Disability: Impact on Life and Work
Those with Dementia may have decreased ability to perform work-related duties. A Fitness for Duty or other occupational evaluation may be appropriate in such a situation.
Many jobs require appropriate behavior and interpersonal functioning, which may be problematic with those with Dementia. Additionally, adequate memory is necessary for many essential job functions, i.e. fundamental tasks to perform one’s job.
Some of the moderate and severe cases of Dementia involve individuals who have decreased ability to perform activities we take for granted. The chart above does an excellent job of demonstrating activities of daily living that can be diminished by Dementia, ranging from basic hygiene to balancing a checkbook.
Individuals with Dementia may lack capacity to execute contracts, which could include:
- irrevocable or revocable trust
- life insurance trust (irrevocable)
- sale of an asset
- purchase of an asset
- obtaining a loan or refinance on real property
Those with Dementia may not be able to understand the prerequisite elements of a will. In many will-contest cases, the individual in question is deceased. When the estate is being distributed, unexpected bequests may lead beneficiaries to wonder if the testator (person making the will) was competent when they signed the document.
To determine testamentary capacity posthumously requires some detective work to opine on the person’s mental state in the past. If an autopsy is ordered, the deceased’s brain and other findings may provide clues about Dementia or other neurocognitive disorders.
In addition, a close review of medical records and collateral interviews with the deceased’s treating physicians, family, friends or caregivers are always a consideration for the forensic evaluator. As a Forensic Psychiatrist, I also scrutinize the observations of anyone who benefits emotionally or financially.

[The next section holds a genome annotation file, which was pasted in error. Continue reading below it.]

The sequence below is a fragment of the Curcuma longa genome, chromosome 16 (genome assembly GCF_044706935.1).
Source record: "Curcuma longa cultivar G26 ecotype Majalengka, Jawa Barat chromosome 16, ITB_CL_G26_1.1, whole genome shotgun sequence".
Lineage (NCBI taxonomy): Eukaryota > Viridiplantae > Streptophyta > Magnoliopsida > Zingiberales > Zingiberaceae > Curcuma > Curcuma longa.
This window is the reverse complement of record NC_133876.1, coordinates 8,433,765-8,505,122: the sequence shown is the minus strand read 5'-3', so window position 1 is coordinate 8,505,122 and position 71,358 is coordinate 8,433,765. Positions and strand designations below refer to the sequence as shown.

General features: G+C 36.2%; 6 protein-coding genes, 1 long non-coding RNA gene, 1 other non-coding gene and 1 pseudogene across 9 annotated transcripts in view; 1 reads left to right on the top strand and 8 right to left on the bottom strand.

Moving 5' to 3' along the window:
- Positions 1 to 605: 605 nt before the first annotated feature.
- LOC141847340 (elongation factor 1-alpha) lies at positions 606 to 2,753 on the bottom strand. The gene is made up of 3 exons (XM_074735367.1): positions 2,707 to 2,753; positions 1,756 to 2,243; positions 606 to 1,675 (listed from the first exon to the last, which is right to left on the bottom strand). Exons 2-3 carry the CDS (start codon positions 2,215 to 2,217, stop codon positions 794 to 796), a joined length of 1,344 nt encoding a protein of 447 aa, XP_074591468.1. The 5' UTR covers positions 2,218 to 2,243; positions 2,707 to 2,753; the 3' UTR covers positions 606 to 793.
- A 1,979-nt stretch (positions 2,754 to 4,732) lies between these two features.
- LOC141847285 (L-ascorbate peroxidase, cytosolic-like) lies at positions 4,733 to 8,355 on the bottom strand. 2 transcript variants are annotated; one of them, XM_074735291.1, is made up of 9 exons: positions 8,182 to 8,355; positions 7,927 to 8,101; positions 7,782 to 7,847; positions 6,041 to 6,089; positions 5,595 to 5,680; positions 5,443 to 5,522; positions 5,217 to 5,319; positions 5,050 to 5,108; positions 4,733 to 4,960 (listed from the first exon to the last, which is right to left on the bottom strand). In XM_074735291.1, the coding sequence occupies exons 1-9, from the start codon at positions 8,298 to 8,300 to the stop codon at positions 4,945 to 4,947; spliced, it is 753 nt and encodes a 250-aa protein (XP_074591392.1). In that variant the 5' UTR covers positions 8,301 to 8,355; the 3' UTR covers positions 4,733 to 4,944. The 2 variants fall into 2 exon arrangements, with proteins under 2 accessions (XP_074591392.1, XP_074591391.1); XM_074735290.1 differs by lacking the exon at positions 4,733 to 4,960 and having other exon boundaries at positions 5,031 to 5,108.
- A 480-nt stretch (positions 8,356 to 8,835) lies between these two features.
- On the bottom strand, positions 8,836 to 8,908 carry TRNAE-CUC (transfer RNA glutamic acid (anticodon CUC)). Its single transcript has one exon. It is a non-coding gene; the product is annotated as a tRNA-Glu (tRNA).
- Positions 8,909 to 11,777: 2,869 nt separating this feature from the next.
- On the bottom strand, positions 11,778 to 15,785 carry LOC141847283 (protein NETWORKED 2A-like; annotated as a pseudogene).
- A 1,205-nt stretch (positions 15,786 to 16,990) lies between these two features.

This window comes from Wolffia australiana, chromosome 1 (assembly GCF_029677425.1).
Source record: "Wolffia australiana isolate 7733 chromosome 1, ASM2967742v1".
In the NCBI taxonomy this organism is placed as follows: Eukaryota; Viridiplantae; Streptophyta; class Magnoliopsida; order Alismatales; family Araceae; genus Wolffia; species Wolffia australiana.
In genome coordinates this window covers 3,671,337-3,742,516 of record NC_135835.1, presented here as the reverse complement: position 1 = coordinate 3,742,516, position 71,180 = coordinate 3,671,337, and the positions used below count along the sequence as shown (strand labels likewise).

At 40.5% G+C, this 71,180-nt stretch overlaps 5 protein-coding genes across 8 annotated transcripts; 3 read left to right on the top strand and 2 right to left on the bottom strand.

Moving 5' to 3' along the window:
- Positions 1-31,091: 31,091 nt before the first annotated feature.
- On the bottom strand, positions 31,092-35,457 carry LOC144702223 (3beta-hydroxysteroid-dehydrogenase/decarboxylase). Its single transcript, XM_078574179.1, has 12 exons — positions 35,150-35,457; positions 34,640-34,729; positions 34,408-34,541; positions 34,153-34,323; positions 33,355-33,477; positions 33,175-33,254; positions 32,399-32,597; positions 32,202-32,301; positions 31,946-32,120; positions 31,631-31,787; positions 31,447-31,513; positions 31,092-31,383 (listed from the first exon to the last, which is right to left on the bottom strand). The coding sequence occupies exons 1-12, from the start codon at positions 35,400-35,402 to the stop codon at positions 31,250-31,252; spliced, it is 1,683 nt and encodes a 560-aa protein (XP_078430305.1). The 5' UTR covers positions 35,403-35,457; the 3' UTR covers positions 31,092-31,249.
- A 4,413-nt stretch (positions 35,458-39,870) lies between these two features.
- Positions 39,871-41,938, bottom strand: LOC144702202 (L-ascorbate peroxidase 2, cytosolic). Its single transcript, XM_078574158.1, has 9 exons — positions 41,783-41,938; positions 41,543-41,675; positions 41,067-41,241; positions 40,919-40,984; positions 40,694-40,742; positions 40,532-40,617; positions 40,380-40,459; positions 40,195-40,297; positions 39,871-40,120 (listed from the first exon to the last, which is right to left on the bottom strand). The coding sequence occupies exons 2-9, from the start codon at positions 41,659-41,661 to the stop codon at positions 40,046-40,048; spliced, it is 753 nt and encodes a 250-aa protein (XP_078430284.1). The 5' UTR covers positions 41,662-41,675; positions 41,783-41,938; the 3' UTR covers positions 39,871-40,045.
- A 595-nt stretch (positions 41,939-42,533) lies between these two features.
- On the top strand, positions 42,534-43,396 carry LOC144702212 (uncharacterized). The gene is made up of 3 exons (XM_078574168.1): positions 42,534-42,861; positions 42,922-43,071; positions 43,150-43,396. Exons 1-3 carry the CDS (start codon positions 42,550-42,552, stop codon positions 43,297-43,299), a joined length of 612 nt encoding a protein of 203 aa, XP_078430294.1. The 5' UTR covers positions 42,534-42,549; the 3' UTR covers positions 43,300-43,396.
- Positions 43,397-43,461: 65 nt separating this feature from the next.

Those with Dementia are emotionally and cognitively susceptible to undue influence. Undue influence is often litigated with questions of testamentary capacity.
Probate litigation may address a range of behaviors by the testator that give rise to the legal conflict. The behavior of others around the testator may also be relevant to the extent they appear to manipulate or control the testator with Dementia.
Just because a person has Dementia does not mean they will be unduly influenced for someone else’s gain. However, it is a risk factor.
Undue influence is complex. Psychological and medical factors are usually at play, and a detailed discussion is outside the scope of this article.
Scams can seek to exploit diminished cognitive capacity in the elderly. Above I identify several ways in which Dementia can manifest. For example, “Confusion that is out of character” may cause a person to believe an unlikely “story” that involves transferring money to someone they do not know. Another form of fraud is manipulating a person to sell or give away their assets in an uncharacteristic manner. This does not have to be a family member, though that may be the case.